The Seasons: Summer

written by

« Reload image

From brightening fields of ether fair-disclos'd,Child of the sun, refulgent Summer comes,In pride of youth, and felt through nature's depth:He comes, attended by the sultry HoursAnd ever-fanning Breezes, on his way;While, from his ardent look, the turning SpringAverts her blushful face; and earth and skies,All-smiling, to his hot dominion leaves.

Hence, let me haste into the mid-wood shade,Where scarce a sunbeam wanders through the gloomAnd on the dark-green grass, beside the brinkOf haunted stream, that by the roots of oakRolls o'er the rocky channel, lie at large,And sing the glories of the circling year.

Come, Inspiration! from thy hermit-seat,By mortal seldom found: may Fancy dare,From thy fix'd serious eye, and raptur'd glanceShot on surrounding heaven, to steal one lookCreative of the poet, every powerExalting to an ecstasy of soul.


Now swarms the village o'er the jovial mead;The rustic youth, brown with meridian toil,Healthful and strong; full as the summer-roseBlown by prevailing suns, the ruddy maid,Half-naked, swelling on the sight, and allHer kindled graces burning o'er her cheek.Even stooping age is here; and infant-handsTrail the long rake, or with the fragrant loadO'ercharg'd, amid the kind oppression roll.Wide flies the tedded grain; all in a rowAdvancing broad, or wheeling round the field,They spread the breathing harvest to the sunThat throws refreshful round a rural smell;Or, as they rake the green-appearing ground,And drive the dusky wave along the mead,The russet hay-cock rises thick behind,In order gay: while, heard from dale to dale,Waking the breeze, resounds the blended voiceOf happy labour, love, and social glee.

Or rushing thence, in one diffusive band,They drive the troubled flocks, by many a dogCompell'd, to where the mazy-running brookForms a deep pool; this bank abrupt and high,And that fair-spreading in a pebbled shore.Urg'd to the giddy brink, much is the toil,The clamour much of men, and boys, and dogs,Ere the soft, fearful people to the floodCommit their woolly sides. And oft the swain,On some impatient seizing, hurls them in:Embolden'd then, nor hesitating more,Fast, fast, they plunge amid the flashing wave,And, panting, labour to the farther shore.Repeated this, till deep the well-wash'd fleeceHas drunk the flood, and from his lively hauntThe trout is banish'd by the sordid stream;Heavy, and dripping, to the breezy browSlow move the harmless race; where, as they spreadTheir swelling treasures to the sunny ray,Inly disturb'd, and wondering what this wildOutrageous tumult means, their loud complaintsThe country fill; and, toss'd from rock to rock,Incessant bleatings run around the hills.At last, of snowy white, the gather'd flocksAre in the wattled pen innumerous press'd,Head above head; and, rang'd in lusty rows,The shepherds sit, and whet the sounding shears.The housewife waits to roll her fleecy stores,With all her gay-dress'd maids attending round.One, chief, in gracious dignity enthron'd,Shines o'er the rest, the pastoral queen, and raysHer smiles, sweet-beaming, on her shepherd-king;While the glad circle round them yield their soulsTo festive mirth, and wit that knows no gall.Meantime, their joyous task goes on apace:Some mingling stir the melted tar, and some,Deep on the new-shorn vagrant's heaving sideTo stamp his master's cipher ready stand;Others the unwilling wether drag along;And, glorying in his might, the sturdy boyHolds by the twisted horns th' indignant ram.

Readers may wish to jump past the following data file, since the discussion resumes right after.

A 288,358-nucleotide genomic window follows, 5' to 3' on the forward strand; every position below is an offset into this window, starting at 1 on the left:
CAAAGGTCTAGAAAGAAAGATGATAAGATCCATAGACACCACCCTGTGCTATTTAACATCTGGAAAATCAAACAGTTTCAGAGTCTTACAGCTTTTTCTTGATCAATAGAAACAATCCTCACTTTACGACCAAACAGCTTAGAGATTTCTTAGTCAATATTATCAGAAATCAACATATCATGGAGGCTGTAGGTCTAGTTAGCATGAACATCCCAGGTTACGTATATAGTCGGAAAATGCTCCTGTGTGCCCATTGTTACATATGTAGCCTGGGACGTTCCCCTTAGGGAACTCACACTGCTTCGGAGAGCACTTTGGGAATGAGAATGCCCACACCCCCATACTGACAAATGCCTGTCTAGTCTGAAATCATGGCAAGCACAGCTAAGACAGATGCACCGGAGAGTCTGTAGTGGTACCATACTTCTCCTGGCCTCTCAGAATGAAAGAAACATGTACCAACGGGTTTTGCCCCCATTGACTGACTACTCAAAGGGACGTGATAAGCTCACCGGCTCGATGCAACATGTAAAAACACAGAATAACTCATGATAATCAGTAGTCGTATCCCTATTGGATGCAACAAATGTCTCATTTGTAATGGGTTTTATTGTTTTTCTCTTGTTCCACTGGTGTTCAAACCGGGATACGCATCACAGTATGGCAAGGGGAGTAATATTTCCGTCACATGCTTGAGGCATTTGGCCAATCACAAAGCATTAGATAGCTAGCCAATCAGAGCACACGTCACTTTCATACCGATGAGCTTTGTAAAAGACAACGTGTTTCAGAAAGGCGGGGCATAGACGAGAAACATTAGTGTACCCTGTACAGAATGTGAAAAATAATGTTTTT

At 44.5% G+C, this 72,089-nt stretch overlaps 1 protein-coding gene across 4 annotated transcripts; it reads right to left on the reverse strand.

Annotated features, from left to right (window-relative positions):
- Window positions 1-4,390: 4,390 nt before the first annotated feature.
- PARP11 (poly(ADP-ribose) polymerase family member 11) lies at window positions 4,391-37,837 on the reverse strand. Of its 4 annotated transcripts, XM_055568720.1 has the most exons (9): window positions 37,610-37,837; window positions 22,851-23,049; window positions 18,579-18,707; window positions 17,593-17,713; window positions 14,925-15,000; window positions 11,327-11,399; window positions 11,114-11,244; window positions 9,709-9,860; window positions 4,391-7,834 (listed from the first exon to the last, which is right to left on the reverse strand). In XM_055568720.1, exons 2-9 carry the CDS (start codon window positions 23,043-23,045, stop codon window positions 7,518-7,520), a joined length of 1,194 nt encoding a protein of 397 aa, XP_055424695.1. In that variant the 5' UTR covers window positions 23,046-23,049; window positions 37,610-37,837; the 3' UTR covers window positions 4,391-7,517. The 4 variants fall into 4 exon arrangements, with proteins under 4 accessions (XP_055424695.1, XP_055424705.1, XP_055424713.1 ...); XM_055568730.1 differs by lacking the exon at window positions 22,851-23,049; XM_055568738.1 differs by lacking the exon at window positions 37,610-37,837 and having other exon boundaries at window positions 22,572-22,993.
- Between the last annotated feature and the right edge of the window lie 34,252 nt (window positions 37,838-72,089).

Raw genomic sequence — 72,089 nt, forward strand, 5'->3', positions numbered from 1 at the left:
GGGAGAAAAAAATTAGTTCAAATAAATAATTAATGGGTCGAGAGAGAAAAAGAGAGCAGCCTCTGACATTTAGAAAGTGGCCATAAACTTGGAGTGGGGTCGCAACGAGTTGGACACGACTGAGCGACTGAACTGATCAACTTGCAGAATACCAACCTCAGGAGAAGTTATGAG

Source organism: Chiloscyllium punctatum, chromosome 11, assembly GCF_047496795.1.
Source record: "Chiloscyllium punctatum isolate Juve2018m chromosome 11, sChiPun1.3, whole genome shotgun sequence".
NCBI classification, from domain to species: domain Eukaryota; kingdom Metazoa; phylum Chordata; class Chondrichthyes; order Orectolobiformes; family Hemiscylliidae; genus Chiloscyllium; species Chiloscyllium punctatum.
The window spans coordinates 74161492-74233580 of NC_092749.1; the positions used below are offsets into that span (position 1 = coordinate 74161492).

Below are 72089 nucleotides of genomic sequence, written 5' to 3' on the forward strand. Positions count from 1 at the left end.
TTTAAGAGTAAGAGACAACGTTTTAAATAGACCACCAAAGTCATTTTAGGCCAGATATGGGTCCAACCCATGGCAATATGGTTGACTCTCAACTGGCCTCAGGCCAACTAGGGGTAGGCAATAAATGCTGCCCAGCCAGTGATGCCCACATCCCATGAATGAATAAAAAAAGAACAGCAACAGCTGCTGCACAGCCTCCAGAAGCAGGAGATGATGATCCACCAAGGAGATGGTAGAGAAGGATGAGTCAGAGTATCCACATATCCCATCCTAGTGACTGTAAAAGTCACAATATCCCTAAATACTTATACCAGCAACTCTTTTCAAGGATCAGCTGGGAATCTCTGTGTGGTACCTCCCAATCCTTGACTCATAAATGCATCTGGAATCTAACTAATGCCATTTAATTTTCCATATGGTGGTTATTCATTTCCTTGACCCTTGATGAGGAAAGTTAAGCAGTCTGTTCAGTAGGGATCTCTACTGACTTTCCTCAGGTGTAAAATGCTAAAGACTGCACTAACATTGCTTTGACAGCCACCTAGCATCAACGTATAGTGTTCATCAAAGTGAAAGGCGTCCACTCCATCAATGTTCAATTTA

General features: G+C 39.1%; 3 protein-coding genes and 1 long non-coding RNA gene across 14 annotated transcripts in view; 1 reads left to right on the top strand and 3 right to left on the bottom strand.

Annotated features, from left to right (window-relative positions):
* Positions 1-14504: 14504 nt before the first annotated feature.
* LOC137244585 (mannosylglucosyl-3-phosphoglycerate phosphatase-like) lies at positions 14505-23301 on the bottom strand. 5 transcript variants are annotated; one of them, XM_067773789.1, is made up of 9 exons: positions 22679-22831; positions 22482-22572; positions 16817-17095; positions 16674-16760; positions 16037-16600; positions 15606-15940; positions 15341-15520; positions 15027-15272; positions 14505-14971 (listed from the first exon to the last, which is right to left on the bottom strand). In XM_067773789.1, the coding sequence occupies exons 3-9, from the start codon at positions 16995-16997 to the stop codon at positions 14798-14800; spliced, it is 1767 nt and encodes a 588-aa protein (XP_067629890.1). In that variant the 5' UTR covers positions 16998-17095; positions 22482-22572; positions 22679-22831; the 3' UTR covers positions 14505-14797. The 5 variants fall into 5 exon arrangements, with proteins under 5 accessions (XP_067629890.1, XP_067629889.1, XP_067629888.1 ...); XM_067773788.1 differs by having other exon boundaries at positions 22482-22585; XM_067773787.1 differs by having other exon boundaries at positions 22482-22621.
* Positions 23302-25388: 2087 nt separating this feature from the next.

'Tis raging noon; and, vertical, the sunDarts on the head direct his forceful rays.O'er heaven and earth, far as the ranging eyeCan sweep, a dazzling deluge reigns; and all,From pole to pole, is undistinguish'd blaze.In vain the sight, dejected to the ground,Stoops for relief; thence hot-ascending streamsAnd keen reflection pain. Deep to the rootOf vegetation parch'd, the cleaving fieldsAnd slippery lawn an arid hue disclose,Blast fancy's blooms, and wither even the soul.Echo no more returns the cheerful soundOf sharpening scythe: the mower, sinking, heapsO'er him the humid hay, with flowers perfum'd;And scarce a chirping grasshopper is heardThrough the dumb mead. Distressful nature pants;The very streams look languid from afar;Or, through th' unshelter'd glade, impatient, seemTo hurl into the covert of the grove.

Welcome, ye shades! ye bowery thickets, hail!Ye lofty pines! ye venerable oaks!Ye ashes wild, resounding o'er the steep!Delicious in your shelter to the soul,As to the hunted hart the sallying spring,Or stream full-flowing, that his swelling sidesLaves, as he floats along the herbag'd brink.Cool, through the nerves, your pleasing comfort glides;The heart beats glad; the fresh-expanded eyeAnd ear resume their watch; the sinews knit;And life shoots swift through all the lighten'd limbs.

Around the adjoining brook that purls alongThe vocal grove, now fretting o'er a rock,Now scarcely moving through a reedy pool,Now starting to a sudden stream, and nowGently diffus'd into a limpid plain,A various group the herds and flocks compose,Rural confusion! On the grassy bankSome ruminating lie; while others standHalf in the flood, and, often bending, sipThe circling surface. In the middle droopsThe strong laborious ox, of honest front,Which, incompos'd, he shakes; and from his sidesThe troublous insects lashes with his tail,Returning still. Amid his subjects safe,Slumbers the monarch-swain; his careless armThrown round his head, on downy moss sustain'd:Here laid his scrip, with wholesome viands fill'd;There, listening every noise, his watchful dog.


© James Thomson